Iridium transmits data from the Arctic Ocean

Due to compact size and relative ease of installation, mobile satellite equipment very well suits requirements of telemetry applications. Iridium satellite system capabilities have been used by scientists to receive data about ice sickness in the Arctic Ocean. A buoy with sensors installed in the remote area can acquire and transmit up to five hours of data for each measurement of deep-water waves under the ice. Since Iridium allows two-way data transfer, the buoy could not only transmit the data, but also received setup commands from the control center.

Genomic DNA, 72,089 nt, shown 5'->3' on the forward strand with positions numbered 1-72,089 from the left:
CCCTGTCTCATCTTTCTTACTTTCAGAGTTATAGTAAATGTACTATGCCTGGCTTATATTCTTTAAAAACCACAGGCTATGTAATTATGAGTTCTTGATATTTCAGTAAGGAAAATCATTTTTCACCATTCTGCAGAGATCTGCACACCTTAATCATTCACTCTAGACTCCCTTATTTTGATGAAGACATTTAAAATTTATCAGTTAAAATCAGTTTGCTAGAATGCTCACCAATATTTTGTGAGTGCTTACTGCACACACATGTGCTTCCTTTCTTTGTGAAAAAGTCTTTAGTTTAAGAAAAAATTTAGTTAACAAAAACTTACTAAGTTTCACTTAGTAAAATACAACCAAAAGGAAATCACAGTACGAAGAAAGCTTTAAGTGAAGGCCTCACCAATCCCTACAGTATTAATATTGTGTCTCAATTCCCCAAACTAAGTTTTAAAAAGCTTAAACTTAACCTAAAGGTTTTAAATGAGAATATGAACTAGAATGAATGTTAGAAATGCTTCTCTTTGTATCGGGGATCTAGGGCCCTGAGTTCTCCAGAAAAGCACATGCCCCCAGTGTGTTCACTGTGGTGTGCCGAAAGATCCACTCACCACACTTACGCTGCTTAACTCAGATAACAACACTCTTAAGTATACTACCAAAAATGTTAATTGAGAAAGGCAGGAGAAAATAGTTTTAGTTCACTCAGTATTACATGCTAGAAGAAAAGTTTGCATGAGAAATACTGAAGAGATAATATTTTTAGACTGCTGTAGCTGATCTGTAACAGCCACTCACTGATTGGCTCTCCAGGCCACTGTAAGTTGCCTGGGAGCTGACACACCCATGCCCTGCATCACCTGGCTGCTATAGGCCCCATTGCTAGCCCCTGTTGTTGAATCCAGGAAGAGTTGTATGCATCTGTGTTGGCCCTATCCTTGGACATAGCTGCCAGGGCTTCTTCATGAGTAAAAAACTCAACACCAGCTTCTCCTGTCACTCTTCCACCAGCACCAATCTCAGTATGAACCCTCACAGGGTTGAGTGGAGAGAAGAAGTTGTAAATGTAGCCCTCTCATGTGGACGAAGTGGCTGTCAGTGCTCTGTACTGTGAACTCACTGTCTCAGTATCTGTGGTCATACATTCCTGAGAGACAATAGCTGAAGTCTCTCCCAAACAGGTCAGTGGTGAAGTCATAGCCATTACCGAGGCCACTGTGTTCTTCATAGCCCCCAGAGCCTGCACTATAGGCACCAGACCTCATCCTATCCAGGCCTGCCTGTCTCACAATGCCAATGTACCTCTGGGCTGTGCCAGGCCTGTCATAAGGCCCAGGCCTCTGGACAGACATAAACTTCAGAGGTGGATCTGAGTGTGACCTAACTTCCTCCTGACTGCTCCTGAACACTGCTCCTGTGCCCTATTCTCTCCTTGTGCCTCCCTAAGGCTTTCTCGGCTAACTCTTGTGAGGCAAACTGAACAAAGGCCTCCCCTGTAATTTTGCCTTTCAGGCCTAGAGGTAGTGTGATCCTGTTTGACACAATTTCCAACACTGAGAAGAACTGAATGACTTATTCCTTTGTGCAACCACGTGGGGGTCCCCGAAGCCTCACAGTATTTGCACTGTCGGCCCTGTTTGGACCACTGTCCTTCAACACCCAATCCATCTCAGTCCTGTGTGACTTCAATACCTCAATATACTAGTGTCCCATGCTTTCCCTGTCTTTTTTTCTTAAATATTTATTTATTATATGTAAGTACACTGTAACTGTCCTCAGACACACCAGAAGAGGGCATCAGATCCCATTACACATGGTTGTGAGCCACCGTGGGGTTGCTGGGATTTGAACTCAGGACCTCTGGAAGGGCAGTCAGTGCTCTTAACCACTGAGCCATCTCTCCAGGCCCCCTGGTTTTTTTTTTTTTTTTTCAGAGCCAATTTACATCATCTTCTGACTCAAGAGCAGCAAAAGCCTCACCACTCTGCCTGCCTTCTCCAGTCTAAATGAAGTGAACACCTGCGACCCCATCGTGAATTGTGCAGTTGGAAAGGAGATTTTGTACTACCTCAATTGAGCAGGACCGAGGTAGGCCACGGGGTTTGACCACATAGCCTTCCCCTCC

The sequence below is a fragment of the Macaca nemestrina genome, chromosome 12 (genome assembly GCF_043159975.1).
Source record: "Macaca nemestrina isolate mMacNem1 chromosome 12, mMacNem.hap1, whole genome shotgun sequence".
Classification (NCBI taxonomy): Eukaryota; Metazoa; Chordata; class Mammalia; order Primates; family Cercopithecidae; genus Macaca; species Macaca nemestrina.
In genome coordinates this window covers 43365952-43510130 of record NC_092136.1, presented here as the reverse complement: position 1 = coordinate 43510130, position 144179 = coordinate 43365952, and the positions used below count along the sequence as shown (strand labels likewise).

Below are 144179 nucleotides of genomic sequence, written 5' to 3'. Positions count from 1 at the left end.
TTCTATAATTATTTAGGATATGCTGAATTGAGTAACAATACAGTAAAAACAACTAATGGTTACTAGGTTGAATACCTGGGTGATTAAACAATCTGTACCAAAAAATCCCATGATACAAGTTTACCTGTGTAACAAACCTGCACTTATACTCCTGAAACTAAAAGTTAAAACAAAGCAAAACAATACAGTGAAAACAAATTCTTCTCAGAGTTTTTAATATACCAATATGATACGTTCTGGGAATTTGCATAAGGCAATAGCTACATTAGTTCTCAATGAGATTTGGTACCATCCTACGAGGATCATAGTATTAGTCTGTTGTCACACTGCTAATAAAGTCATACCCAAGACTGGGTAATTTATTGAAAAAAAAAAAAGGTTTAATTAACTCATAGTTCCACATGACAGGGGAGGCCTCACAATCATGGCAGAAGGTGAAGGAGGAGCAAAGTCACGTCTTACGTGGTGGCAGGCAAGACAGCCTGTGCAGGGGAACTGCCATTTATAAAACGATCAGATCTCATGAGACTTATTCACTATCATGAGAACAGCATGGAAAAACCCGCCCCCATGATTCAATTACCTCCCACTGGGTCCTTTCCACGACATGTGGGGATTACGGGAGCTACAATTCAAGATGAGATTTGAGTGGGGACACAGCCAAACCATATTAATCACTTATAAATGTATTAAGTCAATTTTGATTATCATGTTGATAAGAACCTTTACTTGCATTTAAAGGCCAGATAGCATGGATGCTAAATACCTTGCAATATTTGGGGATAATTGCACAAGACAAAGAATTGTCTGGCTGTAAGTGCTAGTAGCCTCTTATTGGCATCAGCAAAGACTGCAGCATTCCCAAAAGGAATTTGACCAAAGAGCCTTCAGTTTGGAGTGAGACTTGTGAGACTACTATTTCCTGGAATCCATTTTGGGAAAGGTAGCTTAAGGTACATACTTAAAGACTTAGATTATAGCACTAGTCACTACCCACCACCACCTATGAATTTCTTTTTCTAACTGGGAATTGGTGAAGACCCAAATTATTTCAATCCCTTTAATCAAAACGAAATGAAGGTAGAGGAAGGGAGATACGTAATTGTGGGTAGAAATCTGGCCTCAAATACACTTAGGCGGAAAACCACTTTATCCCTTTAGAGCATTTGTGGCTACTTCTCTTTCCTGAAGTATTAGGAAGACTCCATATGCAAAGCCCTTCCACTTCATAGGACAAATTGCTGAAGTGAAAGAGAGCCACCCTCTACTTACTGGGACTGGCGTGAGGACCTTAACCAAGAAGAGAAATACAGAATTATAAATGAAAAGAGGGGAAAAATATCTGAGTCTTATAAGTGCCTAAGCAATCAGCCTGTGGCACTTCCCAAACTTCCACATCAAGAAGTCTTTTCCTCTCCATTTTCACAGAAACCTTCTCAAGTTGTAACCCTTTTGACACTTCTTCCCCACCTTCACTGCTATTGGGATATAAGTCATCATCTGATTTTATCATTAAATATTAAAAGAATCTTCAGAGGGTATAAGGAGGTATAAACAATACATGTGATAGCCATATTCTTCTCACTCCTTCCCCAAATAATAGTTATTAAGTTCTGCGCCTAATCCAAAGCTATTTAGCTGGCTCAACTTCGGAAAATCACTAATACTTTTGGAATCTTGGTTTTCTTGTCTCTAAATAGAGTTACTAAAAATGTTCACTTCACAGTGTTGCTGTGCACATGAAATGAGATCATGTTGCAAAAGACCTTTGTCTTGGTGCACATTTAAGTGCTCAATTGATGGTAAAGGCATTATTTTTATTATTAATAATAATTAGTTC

BYM News reported that the system lasted one year before being crashed by ice and trasmitted 6MB of data during that time. This equals to a speed rate about 1.5 bit per second 🙂

I assume some sort of solar power was used to provide juice to both sensors and the Iridium transceiver.